Naturopathic medicine is a holistic practice of medicine that blends natural therapies with current scientific advances in health. It covers all aspects of health, from prenatal to geriatrics, and emphasizes whole-person wellness. The medicine is tailored to the individual and promotes self-care and prevention. There are 7 guiding principles that define naturopathic medicine:
The Healing Power of Nature (Vis Medicatrix Naturae)
Naturopathic medicine recognizes an inherent ability in the body which is ordered and intelligent. Naturopathic physicians act to identify and remove obstacles to recovery and to facilitate and augment this healing ability.
Identify and Treat the Causes (Tolle Causam)
The naturopathic physician seeks to identify and remove the underlying causes of illness, rather than to eliminate or merely suppress symptoms.
First Do No Harm (Primum Non Nocere)
Naturopathic medicine follows three principles to avoid harming the patient:
- Utilize methods and medicinal substances which minimize the risk of harmful side effects.
- Avoid, when possible, the harmful suppression of symptoms.
- Acknowledge and respect the individual's healing process, using the least force necessary to diagnose and treat illness.
Doctor as Teacher (Docere)
Naturopathic physicians educate the patient and encourage self-responsibility for health. They also acknowledge the therapeutic value inherent in the doctor-patient relationship.
Treat the Whole Person
Naturopathic physicians treat each individual by taking into account physical, mental, emotional, genetic, environmental, social and other factors. In addition, rather than treating specific symptoms or specific areas of the body, naturopathic physicians adopt a whole person approach to healing.
Naturopathic physicians emphasize disease prevention, assessment of risk factors and hereditary susceptibility to disease and making appropriate interventions to prevent illness. Naturopathic medicine strives to create a healthy world in which humanity may thrive.
Wellness follows the establishment and maintenance of optimum health and balance. Wellness is a state of being healthy, characterized by positive emotion, thought and action. Wellness is inherent in everyone, no matter what diseases are being experienced.
Education of a Naturopathic Physician
Naturopathic medical colleges are four year, graduate level medical schools. Candidates must complete appropriate undergraduate premedical coursework in order to be considered. The Doctor of Naturopathic Medicine degree (N.D.) is awarded after classroom, clinical, and practical study. Similar to a traditional medical doctor, naturopathic physicians are trained in a wide range of medical sciences. In addition, a naturopathic physician is required to complete 4 years of training in naturopathic philosophy, clinical nutrition, homeopathic medicine, botanical medicine, psychology, counseling, physical medicine, and other natural therapies.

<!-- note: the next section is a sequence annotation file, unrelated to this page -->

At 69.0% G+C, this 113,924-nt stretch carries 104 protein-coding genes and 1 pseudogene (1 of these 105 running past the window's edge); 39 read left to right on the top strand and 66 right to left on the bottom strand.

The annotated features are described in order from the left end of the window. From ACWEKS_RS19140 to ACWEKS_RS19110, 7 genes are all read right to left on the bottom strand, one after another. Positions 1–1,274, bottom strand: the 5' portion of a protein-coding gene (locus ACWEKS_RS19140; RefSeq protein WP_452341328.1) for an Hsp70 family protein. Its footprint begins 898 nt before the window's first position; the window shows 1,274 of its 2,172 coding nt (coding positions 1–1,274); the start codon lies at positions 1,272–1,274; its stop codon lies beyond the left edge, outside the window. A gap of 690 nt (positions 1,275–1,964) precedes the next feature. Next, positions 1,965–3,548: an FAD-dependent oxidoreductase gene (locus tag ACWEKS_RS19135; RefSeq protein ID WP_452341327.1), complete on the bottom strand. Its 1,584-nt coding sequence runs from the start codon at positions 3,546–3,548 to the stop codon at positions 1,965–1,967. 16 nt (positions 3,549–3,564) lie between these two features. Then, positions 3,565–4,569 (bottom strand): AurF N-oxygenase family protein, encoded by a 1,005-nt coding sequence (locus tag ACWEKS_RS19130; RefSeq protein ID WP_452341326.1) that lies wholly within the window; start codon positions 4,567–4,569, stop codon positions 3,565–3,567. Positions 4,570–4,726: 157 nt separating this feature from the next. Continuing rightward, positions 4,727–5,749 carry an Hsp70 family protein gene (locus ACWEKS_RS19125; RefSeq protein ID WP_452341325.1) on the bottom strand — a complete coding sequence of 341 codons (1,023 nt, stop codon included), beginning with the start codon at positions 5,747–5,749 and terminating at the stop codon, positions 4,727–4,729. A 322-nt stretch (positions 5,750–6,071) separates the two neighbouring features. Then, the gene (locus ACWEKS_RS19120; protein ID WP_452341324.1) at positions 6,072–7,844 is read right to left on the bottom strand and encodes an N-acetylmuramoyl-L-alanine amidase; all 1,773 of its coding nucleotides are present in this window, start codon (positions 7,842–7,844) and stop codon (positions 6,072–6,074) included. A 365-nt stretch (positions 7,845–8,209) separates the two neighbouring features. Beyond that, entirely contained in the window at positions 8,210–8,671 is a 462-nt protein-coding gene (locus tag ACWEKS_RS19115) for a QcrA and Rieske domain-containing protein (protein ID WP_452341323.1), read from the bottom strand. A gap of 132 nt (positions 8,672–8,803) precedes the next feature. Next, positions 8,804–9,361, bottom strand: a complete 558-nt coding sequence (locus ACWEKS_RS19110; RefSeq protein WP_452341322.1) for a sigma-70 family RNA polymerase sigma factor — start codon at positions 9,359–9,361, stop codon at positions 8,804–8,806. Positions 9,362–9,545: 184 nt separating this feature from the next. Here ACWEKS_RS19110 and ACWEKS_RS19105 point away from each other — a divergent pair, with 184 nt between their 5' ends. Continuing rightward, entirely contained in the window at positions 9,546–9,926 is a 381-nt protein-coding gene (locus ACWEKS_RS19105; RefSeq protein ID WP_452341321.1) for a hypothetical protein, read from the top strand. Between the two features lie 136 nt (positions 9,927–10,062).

The accrediting agency for naturopathic medical schools and programs in North America is the Council on Naturopathic Medical Education, CNME. There are presently four colleges accredited by the CNME in the United States: Bastyr University in Kenmore, WA and San Diego, CA; Southwest College of Naturopathic Medicine and Health Sciences in Tempe, AZ; National College of Naturopathic Medicine in Portland, OR; National University of Health Sciences in Illinois; and University of Bridgeport College of Natural Medicine in Bridgeport, CT. In Canada, the Canadian College of Naturopathic Medicine in Ontario and the Boucher Institute of Naturopathic Medicine in BC are also accredited.
Licensing of a Naturopathic Physician
Licensing of naturopathic physicians is currently regulated at a state level. Rigorous, professional board exams (NPLEX) must be passed after completion of the basic science curriculum and following clinical training in order to receive a license in a particular state. A licensed N.D. belongs to a state regulatory body that oversees the standards of practice, complaints, and discipline. They must fulfill state-mandated continuing education requirement annually. Currently, 16 states, the District of Columbia, and the U.S territories of the Virgin Islands and Puerto Rico offer licensing for naturopathic physicians. There are many other states in the process of passing licensure legislation. In states where naturopathic doctors are not yet licensed, they still have a broad range of capabilities. There are certain limitations on the prescription of drugs and in other scope of practice areas.
A naturopathic physician is distinct from a traditional “naturopath” in training and scope. Although many naturopaths are gifted healers, they do not have the same education and training as a licensed naturopathic physician. Please ask for credentials if you are seeking a naturopathic physician who has been trained by an accredited institution and is backed by the American Association of Naturopathic Physicians.